Whole-House Dehumidifiers, also known as HVAC dehumidifiers, are installed in your central heating and cooling system and use ductwork to dehumidify your entire home. They can also be installed with their own dedicated duct. Although they are more expensive than portable units and require professional installation, whole-house dehumidifiers are the solution for protecting wood floors, furniture, and every room from moisture.
Sizing a Dehumidifier
Sizing a dehumidifier depends primarily on the size of the room or home and the level of moisture in it. Dehumidifiers are rated by the number of pints of water they can remove in one day, or pints/day.
Follow these steps to size a dehumidifier:
- First, measure the square footage of the space you want to dehumidify, whether it’s your entire home or one room.
- Next, use the following scale to determine the level of moisture in your home.
- Damp: Room occasionally feels clammy and/or has a mild musty smell.
- Very Damp: Room always feels clammy and has a strong musty smell.
- Wet: Occasional condensation and mold on walls and ceiling.
- Very Wet: Constant condensation and mold on walls and ceilings. Standing water.
- Now, match your moisture level with the square footage of the space you want to dehumidify in the table below.
For example, if you have a very damp room that is 500 square feet, you’ll need a dehumidifier rated to remove at least 12 pints of water per day. To remove moisture faster, you can buy a higher-rated unit, but it will probably use more electricity.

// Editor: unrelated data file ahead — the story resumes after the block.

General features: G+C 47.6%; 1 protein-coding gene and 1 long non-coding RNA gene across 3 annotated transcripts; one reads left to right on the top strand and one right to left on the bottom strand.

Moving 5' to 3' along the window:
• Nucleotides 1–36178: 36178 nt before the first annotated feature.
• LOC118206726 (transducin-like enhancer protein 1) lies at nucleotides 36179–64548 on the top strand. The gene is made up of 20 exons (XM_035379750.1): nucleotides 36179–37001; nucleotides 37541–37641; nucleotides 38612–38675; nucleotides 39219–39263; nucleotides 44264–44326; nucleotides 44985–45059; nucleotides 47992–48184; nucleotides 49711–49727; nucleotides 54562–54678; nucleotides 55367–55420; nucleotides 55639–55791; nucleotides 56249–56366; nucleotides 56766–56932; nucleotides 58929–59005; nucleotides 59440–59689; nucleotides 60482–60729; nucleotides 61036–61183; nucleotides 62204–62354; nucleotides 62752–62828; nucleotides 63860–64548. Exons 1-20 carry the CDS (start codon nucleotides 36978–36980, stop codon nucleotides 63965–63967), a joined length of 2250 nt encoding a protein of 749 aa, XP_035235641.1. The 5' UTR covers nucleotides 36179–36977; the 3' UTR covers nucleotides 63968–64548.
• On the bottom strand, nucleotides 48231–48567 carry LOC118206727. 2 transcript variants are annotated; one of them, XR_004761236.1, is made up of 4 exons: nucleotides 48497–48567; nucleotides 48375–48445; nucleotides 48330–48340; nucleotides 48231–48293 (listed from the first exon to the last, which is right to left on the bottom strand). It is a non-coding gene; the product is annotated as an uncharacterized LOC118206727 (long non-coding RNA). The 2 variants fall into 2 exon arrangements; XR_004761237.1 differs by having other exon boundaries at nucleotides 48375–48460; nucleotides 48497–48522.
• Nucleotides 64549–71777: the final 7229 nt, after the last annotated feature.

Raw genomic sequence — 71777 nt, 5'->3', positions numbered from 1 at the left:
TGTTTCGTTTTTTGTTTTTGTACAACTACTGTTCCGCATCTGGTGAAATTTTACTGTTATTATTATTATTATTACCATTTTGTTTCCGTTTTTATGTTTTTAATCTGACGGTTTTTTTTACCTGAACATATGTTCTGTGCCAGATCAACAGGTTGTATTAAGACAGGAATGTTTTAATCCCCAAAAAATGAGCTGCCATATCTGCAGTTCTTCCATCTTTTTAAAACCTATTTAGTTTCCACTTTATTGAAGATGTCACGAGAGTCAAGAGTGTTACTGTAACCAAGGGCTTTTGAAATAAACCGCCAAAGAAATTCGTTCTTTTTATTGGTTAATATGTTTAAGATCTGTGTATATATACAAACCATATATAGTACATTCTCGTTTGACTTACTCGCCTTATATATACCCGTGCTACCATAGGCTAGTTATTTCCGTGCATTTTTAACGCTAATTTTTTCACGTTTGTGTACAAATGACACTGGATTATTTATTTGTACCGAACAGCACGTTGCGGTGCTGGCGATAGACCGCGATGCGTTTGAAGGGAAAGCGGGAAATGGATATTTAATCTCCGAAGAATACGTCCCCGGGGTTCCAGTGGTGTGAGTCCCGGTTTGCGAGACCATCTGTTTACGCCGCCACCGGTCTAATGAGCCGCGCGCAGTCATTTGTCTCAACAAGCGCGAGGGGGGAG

It’s very important to understand that a dehumidifier’s rating only represents the unit’s performance at a certain temperature or range of temperatures. The colder it gets, the less effective a dehumidifier gets because it’s harder to condense colder air over the refrigerant coils. For example, you might see a dehumidifier rated to remove 70 pints/day at 80° F. It will remove less at colder temperatures.
Most dehumidifiers will start becoming ineffective at around 50° F and stop working completely below 40° F.
How to Use a Dehumidifier
Using a dehumidifier differs substantially depending on whether you have a portable or whole-house unit.
A portable dehumidifier is manually operated. Plug it into the room you want to dehumidify, turn it on, and choose your desired humidity level. Most importantly, remember to empty out the water tray when it gets full. Dehumidifiers will temporarily stop working when they’ve collected their max capacity of water to avoid flooding.
Since whole-house dehumidifiers are installed in your HVAC system or through a dedicated vent line, they are largely automated. Set the desired humidity on the humidistat just like you would the temperature on the thermostat and the dehumidifier will turn on when necessary. All water is drained to your plumbing system so no need to empty trays. The only regular maintenance is to replace the dehumidifier air filter every 60-90 days as you would a furnace filter.
Humid? Don't Sweat It
Put an end to oppressive home humidity by installing a dehumidifier. You'll stay comfortably dry year-round and avoid mold and mildew buildup in your home.
If you have more questions about buying a dehumidifier for you home, give us a call at (866) 554-4328 to speak with an expert.